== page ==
While you might associate promotional marketing firms with free pens, West L.A.’s Index Promotions Inc. has always thought bigger. And its new business line is taking that to a whole new level.
While the company built its business designing and manufacturing custom toys and merchandise for clients such as Burger King and Nestlé, it’s now trying to carve out a piece of the lucrative theme park industry – a market that has seen the opening of Walt Disney Co.’s Shanghai Disney Resort and Universal Studios Hollywood’s Wizarding World of Harry Potter in the last few months alone.
Charlie Gaffney, founder and chief executive of Index, said the firm saw an opportunity to increase business by servicing the growing number of amusement parks at home and abroad.
“There is explosive growth going on,” Gaffney said. “Our company has very direct skills that we believe can help theme parks bring in new customers, increase average ticket sales in concession areas, and bring innovation to their retail stores.”
Index also recently shipped out products for Knott’s Berry Farm parent company Cedar Fair Entertainment Co. of Sandusky, Ohio, and Merlin Entertainments Inc., the U.K.-based operator of Legoland and other theme parks, which will appear in stores next month.
“We’re now in a phase where we’ve gotten our infrastructure built to handle the level of business that we have,” Gaffney said. “We’re really aggressively hunting (for customers) again.”
The U.S. amusement park industry generated about $16 billion last year and has seen strong growth over the past five years, according to an April report by research firm IbisWorld. The study said much of that growth is due to the rise of operators using intellectual property rights from major films and entertainment franchises.
Dennis Speigel, president of Cincinnati consulting firm International Theme Park Services Inc., said Index is entering the industry at a ripe time.
“Intellectual property has never been bigger or hotter or more important in theme parks than it is currently and that’s domestically and internationally,” Speigel said. “Look at Universal with Harry Potter, Disney with ‘Star Wars,’ Cedar Fair with Snoopy, Six Flags with DC characters – they’re all capitalizing on this in ways they’ve never really thought of before.”
Founded by Gaffney in 2002, Index initially focused on serving the European market working through its partnership with Quick, one of the largest fast-food hamburger chains in France and Belgium.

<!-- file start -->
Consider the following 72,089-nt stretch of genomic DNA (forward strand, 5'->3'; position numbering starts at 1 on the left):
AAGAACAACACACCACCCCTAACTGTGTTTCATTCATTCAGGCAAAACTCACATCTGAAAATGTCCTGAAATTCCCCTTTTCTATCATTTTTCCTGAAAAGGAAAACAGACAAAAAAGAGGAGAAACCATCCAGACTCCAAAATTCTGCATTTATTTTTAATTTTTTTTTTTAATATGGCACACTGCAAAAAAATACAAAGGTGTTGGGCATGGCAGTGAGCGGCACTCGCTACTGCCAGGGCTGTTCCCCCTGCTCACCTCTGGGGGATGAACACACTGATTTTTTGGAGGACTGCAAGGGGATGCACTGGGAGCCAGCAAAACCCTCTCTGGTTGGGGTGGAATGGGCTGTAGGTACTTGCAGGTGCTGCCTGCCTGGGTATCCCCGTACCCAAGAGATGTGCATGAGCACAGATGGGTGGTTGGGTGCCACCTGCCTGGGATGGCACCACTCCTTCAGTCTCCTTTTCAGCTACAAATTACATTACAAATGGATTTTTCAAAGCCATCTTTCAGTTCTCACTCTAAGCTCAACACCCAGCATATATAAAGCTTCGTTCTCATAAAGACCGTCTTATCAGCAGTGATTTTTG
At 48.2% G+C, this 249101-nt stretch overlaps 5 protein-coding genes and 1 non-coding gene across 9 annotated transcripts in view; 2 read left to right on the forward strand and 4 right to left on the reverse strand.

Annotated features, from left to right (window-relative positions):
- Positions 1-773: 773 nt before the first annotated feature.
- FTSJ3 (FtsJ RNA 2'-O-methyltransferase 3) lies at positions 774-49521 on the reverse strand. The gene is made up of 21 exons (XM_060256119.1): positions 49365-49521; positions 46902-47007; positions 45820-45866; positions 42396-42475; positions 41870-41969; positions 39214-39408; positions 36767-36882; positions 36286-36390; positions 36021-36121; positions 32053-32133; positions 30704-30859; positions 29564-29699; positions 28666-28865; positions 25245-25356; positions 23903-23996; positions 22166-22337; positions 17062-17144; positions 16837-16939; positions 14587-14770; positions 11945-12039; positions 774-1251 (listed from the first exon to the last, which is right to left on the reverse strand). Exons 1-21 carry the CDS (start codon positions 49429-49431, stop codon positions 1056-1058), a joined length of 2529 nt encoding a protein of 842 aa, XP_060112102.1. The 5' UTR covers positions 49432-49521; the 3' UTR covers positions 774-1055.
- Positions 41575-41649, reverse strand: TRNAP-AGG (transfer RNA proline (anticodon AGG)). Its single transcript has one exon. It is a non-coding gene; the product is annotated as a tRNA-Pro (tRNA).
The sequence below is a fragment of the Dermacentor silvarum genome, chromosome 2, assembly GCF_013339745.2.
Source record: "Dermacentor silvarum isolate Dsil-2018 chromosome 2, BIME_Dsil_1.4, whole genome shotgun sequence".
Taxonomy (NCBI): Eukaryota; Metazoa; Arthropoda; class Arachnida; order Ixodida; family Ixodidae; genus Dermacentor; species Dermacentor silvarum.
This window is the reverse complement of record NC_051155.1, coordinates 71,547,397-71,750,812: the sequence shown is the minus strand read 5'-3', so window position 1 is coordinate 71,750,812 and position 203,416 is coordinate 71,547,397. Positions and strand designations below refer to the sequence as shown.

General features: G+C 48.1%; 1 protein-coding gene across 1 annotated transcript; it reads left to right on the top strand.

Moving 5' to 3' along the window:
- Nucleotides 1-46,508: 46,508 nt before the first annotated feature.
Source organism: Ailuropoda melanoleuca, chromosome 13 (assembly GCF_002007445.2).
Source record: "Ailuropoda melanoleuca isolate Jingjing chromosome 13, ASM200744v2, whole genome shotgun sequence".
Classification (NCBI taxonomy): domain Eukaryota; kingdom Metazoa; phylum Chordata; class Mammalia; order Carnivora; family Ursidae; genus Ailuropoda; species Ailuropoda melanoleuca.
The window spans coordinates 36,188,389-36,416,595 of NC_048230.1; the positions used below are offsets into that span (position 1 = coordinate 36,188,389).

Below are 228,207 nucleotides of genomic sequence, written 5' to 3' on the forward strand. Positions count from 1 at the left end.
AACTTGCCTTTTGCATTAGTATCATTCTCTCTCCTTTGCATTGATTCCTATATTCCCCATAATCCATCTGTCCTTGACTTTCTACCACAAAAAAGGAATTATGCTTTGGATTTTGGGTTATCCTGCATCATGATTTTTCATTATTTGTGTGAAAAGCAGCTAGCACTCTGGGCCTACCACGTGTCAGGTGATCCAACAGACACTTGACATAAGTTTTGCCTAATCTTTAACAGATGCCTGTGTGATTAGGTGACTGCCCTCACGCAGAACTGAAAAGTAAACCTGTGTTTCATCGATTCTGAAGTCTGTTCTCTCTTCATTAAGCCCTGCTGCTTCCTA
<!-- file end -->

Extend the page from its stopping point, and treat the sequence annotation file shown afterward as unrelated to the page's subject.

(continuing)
Index’s deal called for it to design custom toys for Quick’s children’s meals. That relationship helped the firm snag a deal with 3G Capital, Burger King’s parent company, in 2012 to become that restaurant’s global supplier of children’s meals.
Index has since grown to 50 employees with revenue of just under $100 million. It also has offices in Chicago, Hong Kong, London, and Paris. The company works with clients to design custom toys or merchandise based on the customer’s intellectual property. Once a design is complete, products are manufactured in China. It creates everything from toys found in cereal boxes to a recent summer giveaway with the San Francisco Giants offering fans a collectible lifelike doll of right-fielder Hunter Pence.
Its most recent work includes a line of Snoopy plush toys for Knott’s Berry Farm, which will be available for purchase at the park next month. It also created a series of products, including specialty mugs, for the giant Ferris wheel attraction Orlando Eye, which is owned by Merlin Entertainment.
In addition, Index is making a push to add digital components to its products. For example, the agency developed a plush toy for Aflac Inc. that comes with a mobile-gaming app developed in-house by Index. The toy is sold at Macy’s and also donated by Index to pediatric cancer centers during the holidays.
Index opened its Hong Kong office in 2010 to help oversee its supply chain in Asia and more effectively meet increased demand. As the theme park industry expands in the Asia-Pacific region, Index sees itself as having a competitive advantage over other promotional marketing firms through its outpost there.
Despite the theme park construction boom, Gaffney said there are still challenges to operating as a vendor in the industry, including a lengthy and complex process to receive approval from individual operators.
And competition is rife, said Spiegel.
“There are a lot of companies who produce intellectual property materials,” he said. “It would’ve been easier 10 or 15 years ago than today because the parks are becoming more sophisticated in this arena.”
Orders from theme parks are also typically smaller compared with clients such as Burger King, though the business relationship doesn’t end after one campaign.
“With theme parks the opening order might be 20,000 units,” Gaffney said, “but they typically renew when they run out of inventory and the same item stays in the park for several years.”
Index said the percentage growth from its theme park business has only been nominal so far because it only began shipping items to parks this year. But the firm does expect that number to increase significantly in 2017.
“We know how to bring consumers into the restaurants, into the grocery store aisles to buy cereal,” Gaffney said. “We believe that we will be able to add that experience into the theme park channel as well.”